Editor Interview: A Public Space
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Q: Describe what you publish in 25 characters or less.
A: The brave and unexpected
Q: What other current publications (or publishers) do you admire most?
A: Graywolf Press, Brick, Ninth Letter, Noon, Siglio Press, Sylph Editions, Two Lines
Q: If you publish writing, who are your favorite writers? If you publish art, who are your favorite artists?
A: Yiyun Li, Sara Majka, Donald Barthelme, Sophie Calle, Vivian Gornick, Amy Leach, Friederike Mayröcker, James Alan McPherson, Marie NDiaye, Dorthe Nors, Juan José Saer
Q: What sets your publication apart from others that publish similar material?
A: We are looking for pieces that are uniquely written, and that take risks, and with every issue we are also curating to find the resonant in the collective.
Q: What is the best advice you can give people who are considering submitting work to your publication?
A: Embrace your own vision. Love what you send us. Also, read the magazine; see if what we publish hits you in the gut.
Q: Describe the ideal submission.
A: Good writing that doesn’t cater to the prevalent. We are looking for work that only one person could write, rather than work that fits into a type.
Q: What do submitters most often get wrong about your submissions process?
A: That credentials matter, or that a submission resembling work we have read before has the stronger chance, or they think too much and try to please.
Q: How much do you want to know about the person submitting to you?
A: We appreciate cover letters, but they aren’t necessary. It can be interesting to see where writers come from or where their work has appeared; but we are as eager to read work by unpublished writers as by those who have published extensively. Jesmyn Ward and Leslie Jamison, for example, were both unpublished when they submitted work to A Public Space. Publishing their first stories was an exciting moment for the magazine.
Q: If you publish writing, how much of a piece do you read before making the decision to reject it?
A: We consider each submission carefully. The piece guides how far we read it—we may be interested in a rough story if there is one startling or exciting line, and will follow a piece as far as it pulls us
Q: What additional evaluations, if any, does a piece go through before it is accepted?
A: Promising submissions are flagged, and will get another look. Editors and readers advocate for and debate submissions at regular meetings. These meetings are very lively. The senior editorial team reviews the submissions, and in addition to looking at each manuscript individually they consider such questions as: how would the piece fit in the context of the issue that is being put together; is this work that is unlikely to be found elsewhere; is the piece ready for publication, or would we want to work with the author on a revision.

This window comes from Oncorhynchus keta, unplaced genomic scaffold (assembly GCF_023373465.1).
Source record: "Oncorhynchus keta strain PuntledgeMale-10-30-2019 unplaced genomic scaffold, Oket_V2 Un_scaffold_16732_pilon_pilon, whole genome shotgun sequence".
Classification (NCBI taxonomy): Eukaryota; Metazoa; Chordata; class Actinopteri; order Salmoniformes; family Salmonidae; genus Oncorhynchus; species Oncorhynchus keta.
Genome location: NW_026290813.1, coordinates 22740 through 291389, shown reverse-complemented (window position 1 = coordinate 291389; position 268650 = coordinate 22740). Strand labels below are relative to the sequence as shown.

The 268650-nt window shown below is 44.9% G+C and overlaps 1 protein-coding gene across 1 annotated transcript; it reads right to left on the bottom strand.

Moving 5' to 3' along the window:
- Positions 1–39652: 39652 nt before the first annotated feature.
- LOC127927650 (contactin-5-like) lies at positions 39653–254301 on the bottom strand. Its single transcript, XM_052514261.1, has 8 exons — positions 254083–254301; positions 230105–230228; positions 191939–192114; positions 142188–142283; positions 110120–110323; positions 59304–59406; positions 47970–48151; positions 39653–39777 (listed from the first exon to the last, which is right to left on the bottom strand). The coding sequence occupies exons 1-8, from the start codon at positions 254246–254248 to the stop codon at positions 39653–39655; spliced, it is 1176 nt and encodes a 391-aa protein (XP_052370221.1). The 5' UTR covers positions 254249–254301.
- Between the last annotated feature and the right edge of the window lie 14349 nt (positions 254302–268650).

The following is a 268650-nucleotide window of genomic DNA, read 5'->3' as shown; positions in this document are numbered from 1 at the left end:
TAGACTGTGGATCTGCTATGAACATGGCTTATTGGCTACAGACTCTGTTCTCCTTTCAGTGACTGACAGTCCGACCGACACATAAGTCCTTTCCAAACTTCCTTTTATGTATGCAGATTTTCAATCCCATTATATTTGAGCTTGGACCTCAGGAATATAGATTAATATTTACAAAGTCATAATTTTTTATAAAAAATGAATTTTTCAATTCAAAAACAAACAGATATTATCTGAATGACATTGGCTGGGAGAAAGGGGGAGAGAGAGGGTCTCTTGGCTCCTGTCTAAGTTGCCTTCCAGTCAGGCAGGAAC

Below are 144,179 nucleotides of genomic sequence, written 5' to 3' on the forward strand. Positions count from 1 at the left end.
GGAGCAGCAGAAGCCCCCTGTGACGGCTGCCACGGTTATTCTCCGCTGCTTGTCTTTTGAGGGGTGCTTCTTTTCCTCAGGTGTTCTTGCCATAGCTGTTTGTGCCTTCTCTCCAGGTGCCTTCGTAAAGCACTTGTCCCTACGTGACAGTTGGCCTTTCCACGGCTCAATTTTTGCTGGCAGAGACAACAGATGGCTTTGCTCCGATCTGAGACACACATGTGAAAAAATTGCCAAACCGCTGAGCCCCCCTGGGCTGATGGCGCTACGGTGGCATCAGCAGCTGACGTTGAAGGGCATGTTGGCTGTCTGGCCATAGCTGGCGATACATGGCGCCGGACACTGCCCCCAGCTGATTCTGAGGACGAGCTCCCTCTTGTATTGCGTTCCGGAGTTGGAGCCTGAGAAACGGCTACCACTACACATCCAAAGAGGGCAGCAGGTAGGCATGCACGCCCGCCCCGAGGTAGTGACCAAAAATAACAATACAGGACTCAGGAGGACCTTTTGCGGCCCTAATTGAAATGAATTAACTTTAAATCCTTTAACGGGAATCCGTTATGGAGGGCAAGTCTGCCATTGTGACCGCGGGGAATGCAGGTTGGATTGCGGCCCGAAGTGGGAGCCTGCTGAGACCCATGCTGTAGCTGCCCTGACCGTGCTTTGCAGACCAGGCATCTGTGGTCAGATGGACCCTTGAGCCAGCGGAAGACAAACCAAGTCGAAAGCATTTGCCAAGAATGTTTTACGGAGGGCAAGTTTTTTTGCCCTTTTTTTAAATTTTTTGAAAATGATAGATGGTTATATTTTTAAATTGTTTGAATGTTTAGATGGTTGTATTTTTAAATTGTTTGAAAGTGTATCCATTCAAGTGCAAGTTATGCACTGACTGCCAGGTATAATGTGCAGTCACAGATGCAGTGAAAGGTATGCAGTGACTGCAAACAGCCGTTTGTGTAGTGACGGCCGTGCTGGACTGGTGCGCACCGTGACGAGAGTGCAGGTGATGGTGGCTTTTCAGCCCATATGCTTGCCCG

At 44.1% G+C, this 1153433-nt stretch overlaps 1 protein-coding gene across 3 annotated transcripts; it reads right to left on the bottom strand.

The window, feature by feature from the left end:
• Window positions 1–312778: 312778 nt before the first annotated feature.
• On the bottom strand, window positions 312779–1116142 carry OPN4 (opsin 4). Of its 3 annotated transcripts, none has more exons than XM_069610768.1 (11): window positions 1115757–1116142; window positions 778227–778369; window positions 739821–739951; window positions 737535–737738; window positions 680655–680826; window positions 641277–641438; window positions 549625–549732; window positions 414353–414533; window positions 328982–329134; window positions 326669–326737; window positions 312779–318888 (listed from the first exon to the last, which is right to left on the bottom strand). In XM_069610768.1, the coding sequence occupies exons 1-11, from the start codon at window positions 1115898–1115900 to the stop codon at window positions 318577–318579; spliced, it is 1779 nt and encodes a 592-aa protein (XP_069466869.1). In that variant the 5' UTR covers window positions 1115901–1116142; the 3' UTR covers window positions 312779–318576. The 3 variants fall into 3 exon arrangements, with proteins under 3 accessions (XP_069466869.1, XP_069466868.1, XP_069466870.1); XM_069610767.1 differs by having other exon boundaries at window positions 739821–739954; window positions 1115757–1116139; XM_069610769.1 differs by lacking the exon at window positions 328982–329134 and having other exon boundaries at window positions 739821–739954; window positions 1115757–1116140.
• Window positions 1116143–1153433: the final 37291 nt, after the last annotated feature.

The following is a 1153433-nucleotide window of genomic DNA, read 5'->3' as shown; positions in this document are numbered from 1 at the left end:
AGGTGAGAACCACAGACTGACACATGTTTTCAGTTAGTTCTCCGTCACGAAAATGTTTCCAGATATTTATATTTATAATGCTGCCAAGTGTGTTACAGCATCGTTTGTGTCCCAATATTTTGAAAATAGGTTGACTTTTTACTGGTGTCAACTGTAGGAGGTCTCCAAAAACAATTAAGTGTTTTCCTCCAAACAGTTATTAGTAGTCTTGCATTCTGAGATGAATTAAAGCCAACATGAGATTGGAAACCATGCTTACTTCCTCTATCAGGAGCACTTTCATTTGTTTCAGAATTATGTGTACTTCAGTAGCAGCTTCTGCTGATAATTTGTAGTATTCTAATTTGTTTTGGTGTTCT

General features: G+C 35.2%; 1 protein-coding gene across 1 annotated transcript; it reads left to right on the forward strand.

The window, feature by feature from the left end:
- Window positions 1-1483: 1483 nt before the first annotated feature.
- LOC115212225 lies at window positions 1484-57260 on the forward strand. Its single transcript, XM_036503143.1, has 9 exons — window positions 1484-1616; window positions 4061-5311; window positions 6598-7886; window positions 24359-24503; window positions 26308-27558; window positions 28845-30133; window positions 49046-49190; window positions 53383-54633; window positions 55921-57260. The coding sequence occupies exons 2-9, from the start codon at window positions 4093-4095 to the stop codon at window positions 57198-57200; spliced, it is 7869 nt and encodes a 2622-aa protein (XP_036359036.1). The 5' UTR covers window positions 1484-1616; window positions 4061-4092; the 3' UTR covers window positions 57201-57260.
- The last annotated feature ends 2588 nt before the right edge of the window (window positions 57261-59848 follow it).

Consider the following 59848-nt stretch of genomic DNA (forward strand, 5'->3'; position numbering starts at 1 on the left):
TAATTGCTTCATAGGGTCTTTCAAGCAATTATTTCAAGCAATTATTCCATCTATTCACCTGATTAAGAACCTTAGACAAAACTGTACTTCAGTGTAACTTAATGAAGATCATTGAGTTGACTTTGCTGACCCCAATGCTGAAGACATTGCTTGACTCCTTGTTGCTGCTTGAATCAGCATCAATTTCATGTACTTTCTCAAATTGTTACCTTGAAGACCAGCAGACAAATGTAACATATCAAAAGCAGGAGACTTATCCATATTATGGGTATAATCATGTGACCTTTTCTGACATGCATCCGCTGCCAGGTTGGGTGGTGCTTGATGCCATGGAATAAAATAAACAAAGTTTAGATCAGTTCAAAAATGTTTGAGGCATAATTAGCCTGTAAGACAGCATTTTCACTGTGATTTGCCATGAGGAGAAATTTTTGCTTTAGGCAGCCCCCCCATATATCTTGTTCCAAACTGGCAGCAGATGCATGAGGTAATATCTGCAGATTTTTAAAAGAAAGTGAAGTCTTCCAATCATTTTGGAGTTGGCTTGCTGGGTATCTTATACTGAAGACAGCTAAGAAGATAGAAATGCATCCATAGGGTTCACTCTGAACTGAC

Q: What is a day in the life of an editor like for you?
A: The role of editor at A Public Space is part sleuth, part instinct, part persistence, part interrogator, part arranger. We are actively seeking out work and potential contributors as well as reviewing submissions. When reading manuscripts, we are looking for talent. The first few pages don’t have to be perfect, but we are looking for a spark, a mystery, a code to be cracked. We want to look forward to reading the piece five times, because if it’s accepted we’ll be reading it at least that many times.
Q: How important do you feel it is for publishers to embrace modern technologies?
A: Publishers have to operate in the way that feels right for them—whatever works best to get the art out into the world. Our primary operation is the print magazine, and we are dedicated to making it pioneering and beautiful. We also have a gorgeous online archive, so when an issue sells out the work is still available. And social networks are a valuable means of creating a community of readers and writers. As an example, writers from more than fifty countries have applied to our Emerging Writer Fellows program. The fellows have come from Nigeria, Pakistan, and Scotland as well as New York City, Los Angeles, and Mississippi; and been paired with mentors who live in some cases halfway around the world. Modern technology makes a rich network of connections between the magazine and writers possible.
Q: How much do you edit an accepted piece prior to publication?
A: Sometimes a piece doesn’t need more than copyediting. Other times, we provide substantive editorial notes in addition to line editing, copyediting, fact-checking, proofreading. Always, the author is very involved. They will see proofs, sometimes multiple sets. No changes are made without their approval.